Permanent exclusions should be a last resort particularly for children with Special Educational Needs and in other vulnerable groups.
Section 16, Department for Education Statutory guidance says…
A decision to exclude a pupil permanently should only be taken:
- in response to a serious breach or persistent breaches of the school’s behaviour policy; and
- where allowing the pupil to remain in school would seriously harm the education or welfare of the pupil or others in the school.
If you have any questions or concerns about an exclusion decision:
The local authority has a duty to arrange suitable, full-time educationfor children of compulsory school age, from the sixth dayof a permanent exclusion.
They should be in contact with you following a permanent exclusion but you can contact them with any questions or concerns:
What if I don’t agree with the exclusion?
- Speak to the Head Teacher as soon as you are told about the exclusion, (as this is not formally agreed until the governing body has considered)
- use the opportunity of the Governing body meeting to raise any questions or concerns that you (or your child/young person) have
- Look at our factsheet around preparing for a governing body meeting or an Independent Review Panel (PDF)
- An exclusion can only be on disciplinary grounds, for example it would be unlawful to exclude a pupil simply because they have additional needs or a disability that the school feels it is unable to meet (see 3.13 of the Department for Education Exclusions guidance).
- In exceptional cases, where additional evidence has come to light, a fixed-term exclusion may be extended or converted to a Permanent exclusion.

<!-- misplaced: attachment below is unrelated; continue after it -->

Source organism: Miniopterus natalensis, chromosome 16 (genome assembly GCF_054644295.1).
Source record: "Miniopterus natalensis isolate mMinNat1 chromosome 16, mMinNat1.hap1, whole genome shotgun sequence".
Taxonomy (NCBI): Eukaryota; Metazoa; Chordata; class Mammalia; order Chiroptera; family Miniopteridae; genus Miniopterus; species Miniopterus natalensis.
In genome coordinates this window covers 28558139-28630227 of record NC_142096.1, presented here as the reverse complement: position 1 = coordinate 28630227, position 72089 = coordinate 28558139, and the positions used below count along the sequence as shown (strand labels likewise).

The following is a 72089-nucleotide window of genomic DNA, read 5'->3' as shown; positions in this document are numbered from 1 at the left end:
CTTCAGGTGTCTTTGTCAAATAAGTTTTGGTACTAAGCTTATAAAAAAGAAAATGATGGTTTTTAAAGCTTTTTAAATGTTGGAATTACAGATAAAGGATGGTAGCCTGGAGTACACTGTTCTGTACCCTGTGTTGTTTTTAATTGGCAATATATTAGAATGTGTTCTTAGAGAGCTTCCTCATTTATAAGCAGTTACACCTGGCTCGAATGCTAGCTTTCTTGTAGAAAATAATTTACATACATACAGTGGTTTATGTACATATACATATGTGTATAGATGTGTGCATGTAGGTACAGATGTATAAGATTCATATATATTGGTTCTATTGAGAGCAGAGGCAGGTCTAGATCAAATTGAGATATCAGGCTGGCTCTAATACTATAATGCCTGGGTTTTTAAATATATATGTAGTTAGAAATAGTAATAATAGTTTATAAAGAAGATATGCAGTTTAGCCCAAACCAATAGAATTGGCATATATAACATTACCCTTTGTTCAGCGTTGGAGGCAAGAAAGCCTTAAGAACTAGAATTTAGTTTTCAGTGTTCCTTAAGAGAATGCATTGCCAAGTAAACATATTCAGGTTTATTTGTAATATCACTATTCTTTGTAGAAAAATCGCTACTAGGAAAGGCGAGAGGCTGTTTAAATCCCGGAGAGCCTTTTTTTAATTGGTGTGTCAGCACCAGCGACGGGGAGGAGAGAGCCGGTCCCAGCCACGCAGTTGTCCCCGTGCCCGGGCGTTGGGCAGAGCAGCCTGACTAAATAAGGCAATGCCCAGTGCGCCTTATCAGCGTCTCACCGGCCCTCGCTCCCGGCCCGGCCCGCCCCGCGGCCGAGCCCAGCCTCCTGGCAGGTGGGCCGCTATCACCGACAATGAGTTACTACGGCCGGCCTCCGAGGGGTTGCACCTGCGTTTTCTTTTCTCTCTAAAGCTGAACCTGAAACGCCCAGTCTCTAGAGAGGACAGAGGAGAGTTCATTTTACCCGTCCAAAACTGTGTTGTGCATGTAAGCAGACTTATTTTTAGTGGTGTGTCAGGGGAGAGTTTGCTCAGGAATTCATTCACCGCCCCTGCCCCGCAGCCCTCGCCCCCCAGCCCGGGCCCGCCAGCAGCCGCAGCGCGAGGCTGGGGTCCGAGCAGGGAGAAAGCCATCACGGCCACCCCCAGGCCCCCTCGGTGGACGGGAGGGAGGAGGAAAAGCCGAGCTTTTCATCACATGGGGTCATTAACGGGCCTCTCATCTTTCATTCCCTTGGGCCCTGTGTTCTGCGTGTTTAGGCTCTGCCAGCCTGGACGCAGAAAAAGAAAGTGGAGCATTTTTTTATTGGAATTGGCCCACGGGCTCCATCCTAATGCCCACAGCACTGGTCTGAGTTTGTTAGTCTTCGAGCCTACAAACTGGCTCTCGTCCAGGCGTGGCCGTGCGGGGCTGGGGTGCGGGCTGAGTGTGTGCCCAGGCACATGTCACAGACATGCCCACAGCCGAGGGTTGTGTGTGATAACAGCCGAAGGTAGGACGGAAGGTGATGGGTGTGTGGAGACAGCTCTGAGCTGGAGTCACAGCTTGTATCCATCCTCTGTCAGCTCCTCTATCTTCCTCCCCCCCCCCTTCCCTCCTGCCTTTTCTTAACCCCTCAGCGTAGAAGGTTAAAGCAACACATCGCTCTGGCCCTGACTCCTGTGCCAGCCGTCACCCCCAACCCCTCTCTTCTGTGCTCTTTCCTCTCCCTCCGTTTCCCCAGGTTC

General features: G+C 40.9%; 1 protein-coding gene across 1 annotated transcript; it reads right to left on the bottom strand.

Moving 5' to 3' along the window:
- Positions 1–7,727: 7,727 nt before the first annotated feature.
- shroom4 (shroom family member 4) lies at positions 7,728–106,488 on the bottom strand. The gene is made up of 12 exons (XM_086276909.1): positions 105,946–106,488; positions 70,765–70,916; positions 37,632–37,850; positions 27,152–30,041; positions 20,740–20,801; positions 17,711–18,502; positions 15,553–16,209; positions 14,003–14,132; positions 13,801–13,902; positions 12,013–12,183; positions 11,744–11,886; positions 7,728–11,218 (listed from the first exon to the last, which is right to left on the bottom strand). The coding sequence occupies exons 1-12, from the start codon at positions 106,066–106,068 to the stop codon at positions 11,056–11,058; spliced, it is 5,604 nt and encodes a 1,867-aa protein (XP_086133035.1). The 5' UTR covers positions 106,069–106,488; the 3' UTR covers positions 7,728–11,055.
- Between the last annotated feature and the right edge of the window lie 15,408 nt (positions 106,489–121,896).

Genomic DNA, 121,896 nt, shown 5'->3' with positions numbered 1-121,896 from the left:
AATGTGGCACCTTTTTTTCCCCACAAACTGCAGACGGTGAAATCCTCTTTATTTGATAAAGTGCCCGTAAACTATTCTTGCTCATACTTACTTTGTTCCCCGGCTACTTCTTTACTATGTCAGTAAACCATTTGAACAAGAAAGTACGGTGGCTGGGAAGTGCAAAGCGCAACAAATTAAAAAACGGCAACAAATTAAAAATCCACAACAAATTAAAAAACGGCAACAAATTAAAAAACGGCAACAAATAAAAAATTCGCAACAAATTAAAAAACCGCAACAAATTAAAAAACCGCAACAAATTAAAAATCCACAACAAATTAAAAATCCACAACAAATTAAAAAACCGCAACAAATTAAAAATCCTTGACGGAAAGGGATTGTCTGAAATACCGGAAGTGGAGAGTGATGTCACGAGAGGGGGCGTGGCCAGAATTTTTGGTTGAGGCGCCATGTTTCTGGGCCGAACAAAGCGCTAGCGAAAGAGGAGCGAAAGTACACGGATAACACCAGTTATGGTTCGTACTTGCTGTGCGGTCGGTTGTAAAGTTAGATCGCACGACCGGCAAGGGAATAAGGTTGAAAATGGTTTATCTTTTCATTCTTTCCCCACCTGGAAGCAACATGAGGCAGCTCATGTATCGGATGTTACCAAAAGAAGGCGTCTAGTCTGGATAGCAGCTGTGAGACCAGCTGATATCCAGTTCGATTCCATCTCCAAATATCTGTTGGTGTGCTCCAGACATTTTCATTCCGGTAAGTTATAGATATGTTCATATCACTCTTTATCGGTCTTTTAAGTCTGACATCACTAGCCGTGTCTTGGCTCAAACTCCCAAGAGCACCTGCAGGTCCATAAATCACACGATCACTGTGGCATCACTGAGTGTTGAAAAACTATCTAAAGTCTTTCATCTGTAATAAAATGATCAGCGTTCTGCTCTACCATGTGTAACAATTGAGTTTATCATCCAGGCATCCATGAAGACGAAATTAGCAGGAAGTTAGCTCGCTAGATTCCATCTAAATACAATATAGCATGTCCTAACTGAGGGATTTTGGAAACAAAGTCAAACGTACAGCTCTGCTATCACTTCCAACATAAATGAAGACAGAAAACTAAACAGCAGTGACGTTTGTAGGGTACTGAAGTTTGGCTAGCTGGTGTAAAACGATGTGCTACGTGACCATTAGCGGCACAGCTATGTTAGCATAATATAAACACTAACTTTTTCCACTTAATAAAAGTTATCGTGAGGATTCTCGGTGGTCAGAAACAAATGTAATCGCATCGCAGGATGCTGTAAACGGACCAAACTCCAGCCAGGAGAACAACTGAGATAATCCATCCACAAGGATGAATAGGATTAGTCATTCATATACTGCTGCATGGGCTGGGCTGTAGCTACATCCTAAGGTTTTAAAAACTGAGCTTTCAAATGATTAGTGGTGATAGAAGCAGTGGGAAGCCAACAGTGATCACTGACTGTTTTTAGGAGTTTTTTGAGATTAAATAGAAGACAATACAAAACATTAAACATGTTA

- Exclusions may only be given by the Head Teacher who has a duty to notify parents in writing and include the reason for the exclusion, the period of exclusion, parents rights to make representations to the governing body and how, and should also include links to sources of impartial advice and information.
- The Head Teacher must immediately inform the governing body and the local authority of a permanent exclusion
The Department for Education Exclusions Guidance states that:
…the law does not allow for extending a fixed period exclusion or converting a fixed period exclusion into a permanent exclusion. In exceptional cases, usually where further evidence has come to light, a further fixed period exclusion may be issued to begin immediately after the first fixed period ends; or a permanent exclusion may be issued to begin immediately after the end of the fixed period (3.3)
If a parent wishes to raise a concern about lack of, or the quality of, education following a permanent exclusion (and their child is still of compulsory school age), parents should complain to the local authority. (Annex C – A guide for parents and carers under ‘arrangements for my child after exclusion’)